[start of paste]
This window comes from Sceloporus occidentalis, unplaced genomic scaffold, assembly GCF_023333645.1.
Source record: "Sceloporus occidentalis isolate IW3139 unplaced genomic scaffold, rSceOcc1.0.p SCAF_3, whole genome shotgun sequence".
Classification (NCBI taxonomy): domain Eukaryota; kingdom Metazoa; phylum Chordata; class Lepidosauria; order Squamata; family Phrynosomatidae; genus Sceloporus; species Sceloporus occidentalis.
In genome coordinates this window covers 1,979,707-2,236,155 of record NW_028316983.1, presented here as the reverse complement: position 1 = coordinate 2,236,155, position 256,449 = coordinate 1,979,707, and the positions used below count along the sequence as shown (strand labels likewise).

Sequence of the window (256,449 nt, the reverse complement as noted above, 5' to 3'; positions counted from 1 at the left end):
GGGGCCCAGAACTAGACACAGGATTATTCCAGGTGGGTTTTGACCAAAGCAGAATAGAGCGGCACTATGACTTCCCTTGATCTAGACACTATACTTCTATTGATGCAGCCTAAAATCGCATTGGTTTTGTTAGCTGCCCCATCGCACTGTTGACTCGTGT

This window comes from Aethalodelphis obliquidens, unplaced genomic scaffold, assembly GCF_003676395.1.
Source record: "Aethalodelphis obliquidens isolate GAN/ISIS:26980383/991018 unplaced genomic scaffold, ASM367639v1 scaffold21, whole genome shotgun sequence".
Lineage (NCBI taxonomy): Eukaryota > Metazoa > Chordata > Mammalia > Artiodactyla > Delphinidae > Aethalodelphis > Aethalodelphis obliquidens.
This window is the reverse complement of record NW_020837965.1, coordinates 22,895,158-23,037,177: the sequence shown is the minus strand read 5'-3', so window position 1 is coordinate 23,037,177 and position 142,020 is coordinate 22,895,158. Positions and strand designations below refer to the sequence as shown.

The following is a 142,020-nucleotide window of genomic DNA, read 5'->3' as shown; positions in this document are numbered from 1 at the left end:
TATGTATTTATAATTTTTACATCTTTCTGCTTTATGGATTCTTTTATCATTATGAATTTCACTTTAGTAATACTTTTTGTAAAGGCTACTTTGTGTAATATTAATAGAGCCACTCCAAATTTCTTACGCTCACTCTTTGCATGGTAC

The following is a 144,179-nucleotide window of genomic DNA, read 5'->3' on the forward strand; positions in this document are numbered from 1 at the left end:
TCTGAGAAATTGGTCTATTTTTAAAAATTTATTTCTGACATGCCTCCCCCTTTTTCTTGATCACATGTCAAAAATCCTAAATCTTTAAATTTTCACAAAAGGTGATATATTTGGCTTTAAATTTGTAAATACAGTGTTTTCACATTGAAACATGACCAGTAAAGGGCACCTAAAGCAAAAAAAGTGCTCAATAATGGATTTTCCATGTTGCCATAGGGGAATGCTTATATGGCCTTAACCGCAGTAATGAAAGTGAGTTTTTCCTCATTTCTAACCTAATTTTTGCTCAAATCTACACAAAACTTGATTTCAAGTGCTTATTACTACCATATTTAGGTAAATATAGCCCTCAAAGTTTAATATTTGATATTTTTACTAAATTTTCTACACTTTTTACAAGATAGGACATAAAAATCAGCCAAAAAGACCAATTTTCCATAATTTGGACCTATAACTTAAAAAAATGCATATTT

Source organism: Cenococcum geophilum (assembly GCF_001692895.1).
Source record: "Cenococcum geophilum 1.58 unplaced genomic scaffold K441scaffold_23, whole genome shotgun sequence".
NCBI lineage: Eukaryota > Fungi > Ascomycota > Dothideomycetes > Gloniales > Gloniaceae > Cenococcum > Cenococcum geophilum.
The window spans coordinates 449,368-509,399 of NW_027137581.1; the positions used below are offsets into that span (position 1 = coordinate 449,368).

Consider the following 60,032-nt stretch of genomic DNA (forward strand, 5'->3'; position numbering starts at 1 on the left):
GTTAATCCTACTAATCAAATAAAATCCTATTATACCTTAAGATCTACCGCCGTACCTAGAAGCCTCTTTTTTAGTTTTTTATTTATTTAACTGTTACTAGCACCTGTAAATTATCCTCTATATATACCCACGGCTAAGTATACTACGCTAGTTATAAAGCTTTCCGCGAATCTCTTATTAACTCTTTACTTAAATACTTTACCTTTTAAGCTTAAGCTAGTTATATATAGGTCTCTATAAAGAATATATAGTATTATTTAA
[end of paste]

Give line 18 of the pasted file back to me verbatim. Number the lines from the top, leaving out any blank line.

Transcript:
The window spans coordinates 449,368-509,399 of NW_027137581.1; the positions used below are offsets into that span (position 1 = coordinate 449,368).